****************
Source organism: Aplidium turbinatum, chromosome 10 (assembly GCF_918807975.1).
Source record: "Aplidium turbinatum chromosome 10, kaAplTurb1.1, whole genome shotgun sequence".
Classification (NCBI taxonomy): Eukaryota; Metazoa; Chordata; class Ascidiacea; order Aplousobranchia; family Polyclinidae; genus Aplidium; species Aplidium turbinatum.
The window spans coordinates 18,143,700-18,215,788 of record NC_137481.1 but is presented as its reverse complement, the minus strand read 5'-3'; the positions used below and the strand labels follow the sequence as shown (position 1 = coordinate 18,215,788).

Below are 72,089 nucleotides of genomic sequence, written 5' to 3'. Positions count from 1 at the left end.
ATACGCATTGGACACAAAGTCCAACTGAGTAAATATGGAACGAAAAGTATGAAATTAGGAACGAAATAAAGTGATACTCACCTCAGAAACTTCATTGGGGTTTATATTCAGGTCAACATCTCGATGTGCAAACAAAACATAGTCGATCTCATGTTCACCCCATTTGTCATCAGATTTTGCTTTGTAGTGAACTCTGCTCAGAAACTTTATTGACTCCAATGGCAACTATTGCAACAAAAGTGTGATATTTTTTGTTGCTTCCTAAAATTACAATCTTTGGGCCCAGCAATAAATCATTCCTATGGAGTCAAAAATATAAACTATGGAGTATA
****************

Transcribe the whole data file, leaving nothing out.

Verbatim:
Source organism: Aplidium turbinatum, chromosome 10 (assembly GCF_918807975.1).
Source record: "Aplidium turbinatum chromosome 10, kaAplTurb1.1, whole genome shotgun sequence".
Classification (NCBI taxonomy): Eukaryota; Metazoa; Chordata; class Ascidiacea; order Aplousobranchia; family Polyclinidae; genus Aplidium; species Aplidium turbinatum.
The window spans coordinates 18,143,700-18,215,788 of record NC_137481.1 but is presented as its reverse complement, the minus strand read 5'-3'; the positions used below and the strand labels follow the sequence as shown (position 1 = coordinate 18,215,788).

Below are 72,089 nucleotides of genomic sequence, written 5' to 3'. Positions count from 1 at the left end.
ATACGCATTGGACACAAAGTCCAACTGAGTAAATATGGAACGAAAAGTATGAAATTAGGAACGAAATAAAGTGATACTCACCTCAGAAACTTCATTGGGGTTTATATTCAGGTCAACATCTCGATGTGCAAACAAAACATAGTCGATCTCATGTTCACCCCATTTGTCATCAGATTTTGCTTTGTAGTGAACTCTGCTCAGAAACTTTATTGACTCCAATGGCAACTATTGCAACAAAAGTGTGATATTTTTTGTTGCTTCCTAAAATTACAATCTTTGGGCCCAGCAATAAATCATTCCTATGGAGTCAAAAATATAAACTATGGAGTATA